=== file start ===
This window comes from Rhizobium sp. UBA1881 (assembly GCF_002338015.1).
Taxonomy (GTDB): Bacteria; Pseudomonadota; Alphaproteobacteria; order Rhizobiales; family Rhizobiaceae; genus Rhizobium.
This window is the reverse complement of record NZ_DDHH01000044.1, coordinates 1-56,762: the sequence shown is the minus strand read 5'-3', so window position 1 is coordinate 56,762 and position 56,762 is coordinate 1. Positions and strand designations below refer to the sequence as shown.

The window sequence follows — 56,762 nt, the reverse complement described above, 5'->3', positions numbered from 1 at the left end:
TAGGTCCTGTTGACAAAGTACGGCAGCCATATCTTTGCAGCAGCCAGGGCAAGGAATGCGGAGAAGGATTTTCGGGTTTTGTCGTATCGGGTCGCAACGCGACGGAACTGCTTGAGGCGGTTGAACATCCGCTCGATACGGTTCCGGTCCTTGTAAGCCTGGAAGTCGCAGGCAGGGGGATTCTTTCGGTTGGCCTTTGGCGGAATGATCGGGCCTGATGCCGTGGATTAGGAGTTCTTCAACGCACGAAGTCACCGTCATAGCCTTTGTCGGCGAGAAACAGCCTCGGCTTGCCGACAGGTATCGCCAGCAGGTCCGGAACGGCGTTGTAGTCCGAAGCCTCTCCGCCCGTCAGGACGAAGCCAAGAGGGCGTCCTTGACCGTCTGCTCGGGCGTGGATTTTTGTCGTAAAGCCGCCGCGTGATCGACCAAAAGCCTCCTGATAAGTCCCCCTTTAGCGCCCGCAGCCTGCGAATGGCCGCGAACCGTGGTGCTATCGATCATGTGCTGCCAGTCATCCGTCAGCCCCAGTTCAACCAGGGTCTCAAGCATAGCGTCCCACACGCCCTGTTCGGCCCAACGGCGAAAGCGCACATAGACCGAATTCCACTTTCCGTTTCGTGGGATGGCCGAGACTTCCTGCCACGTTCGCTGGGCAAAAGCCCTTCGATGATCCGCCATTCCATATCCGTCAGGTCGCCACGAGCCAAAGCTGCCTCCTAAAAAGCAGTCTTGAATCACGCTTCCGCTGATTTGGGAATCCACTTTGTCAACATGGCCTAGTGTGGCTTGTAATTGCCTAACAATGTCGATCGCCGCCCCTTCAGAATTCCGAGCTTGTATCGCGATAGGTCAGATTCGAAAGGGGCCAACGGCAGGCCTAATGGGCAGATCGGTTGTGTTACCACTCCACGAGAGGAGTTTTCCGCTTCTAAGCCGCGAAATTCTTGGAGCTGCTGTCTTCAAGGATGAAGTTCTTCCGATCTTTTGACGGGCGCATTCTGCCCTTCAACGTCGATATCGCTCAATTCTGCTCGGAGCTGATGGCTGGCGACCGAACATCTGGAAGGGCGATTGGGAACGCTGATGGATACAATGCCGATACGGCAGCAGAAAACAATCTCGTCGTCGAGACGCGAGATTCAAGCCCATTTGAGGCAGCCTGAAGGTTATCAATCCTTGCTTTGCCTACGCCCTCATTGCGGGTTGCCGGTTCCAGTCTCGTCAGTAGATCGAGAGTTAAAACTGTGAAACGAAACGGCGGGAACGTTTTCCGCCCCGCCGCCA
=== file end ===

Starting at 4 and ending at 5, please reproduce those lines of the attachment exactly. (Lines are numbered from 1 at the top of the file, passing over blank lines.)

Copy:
The window sequence follows — 56,762 nt, the reverse complement described above, 5'->3', positions numbered from 1 at the left end:
TAGGTCCTGTTGACAAAGTACGGCAGCCATATCTTTGCAGCAGCCAGGGCAAGGAATGCGGAGAAGGATTTTCGGGTTTTGTCGTATCGGGTCGCAACGCGACGGAACTGCTTGAGGCGGTTGAACATCCGCTCGATACGGTTCCGGTCCTTGTAAGCCTGGAAGTCGCAGGCAGGGGGATTCTTTCGGTTGGCCTTTGGCGGAATGATCGGGCCTGATGCCGTGGATTAGGAGTTCTTCAACGCACGAAGTCACCGTCATAGCCTTTGTCGGCGAGAAACAGCCTCGGCTTGCCGACAGGTATCGCCAGCAGGTCCGGAACGGCGTTGTAGTCCGAAGCCTCTCCGCCCGTCAGGACGAAGCCAAGAGGGCGTCCTTGACCGTCTGCTCGGGCGTGGATTTTTGTCGTAAAGCCGCCGCGTGATCGACCAAAAGCCTCCTGATAAGTCCCCCTTTAGCGCCCGCAGCCTGCGAATGGCCGCGAACCGTGGTGCTATCGATCATGTGCTGCCAGTCATCCGTCAGCCCCAGTTCAACCAGGGTCTCAAGCATAGCGTCCCACACGCCCTGTTCGGCCCAACGGCGAAAGCGCACATAGACCGAATTCCACTTTCCGTTTCGTGGGATGGCCGAGACTTCCTGCCACGTTCGCTGGGCAAAAGCCCTTCGATGATCCGCCATTCCATATCCGTCAGGTCGCCACGAGCCAAAGCTGCCTCCTAAAAAGCAGTCTTGAATCACGCTTCCGCTGATTTGGGAATCCACTTTGTCAACATGGCCTAGTGTGGCTTGTAATTGCCTAACAATGTCGATCGCCGCCCCTTCAGAATTCCGAGCTTGTATCGCGATAGGTCAGATTCGAAAGGGGCCAACGGCAGGCCTAATGGGCAGATCGGTTGTGTTACCACTCCACGAGAGGAGTTTTCCGCTTCTAAGCCGCGAAATTCTTGGAGCTGCTGTCTTCAAGGATGAAGTTCTTCCGATCTTTTGACGGGCGCATTCTGCCCTTCAACGTCGATATCGCTCAATTCTGCTCGGAGCTGATGGCTGGCGACCGAACATCTGGAAGGGCGATTGGGAACGCTGATGGATACAATGCCGATACGGCAGCAGAAAACAATCTCGTCGTCGAGACGCGAGATTCAAGCCCATTTGAGGCAGCCTGAAGGTTATCAATCCTTGCTTTGCCTACGCCCTCATTGCGGGTTGCCGGTTCCAGTCTCGTCAGTAGATCGAGAGTTAAAACTGTGAAACGAAACGGCGGGAACGTTTTCCGCCCCGCCGCCA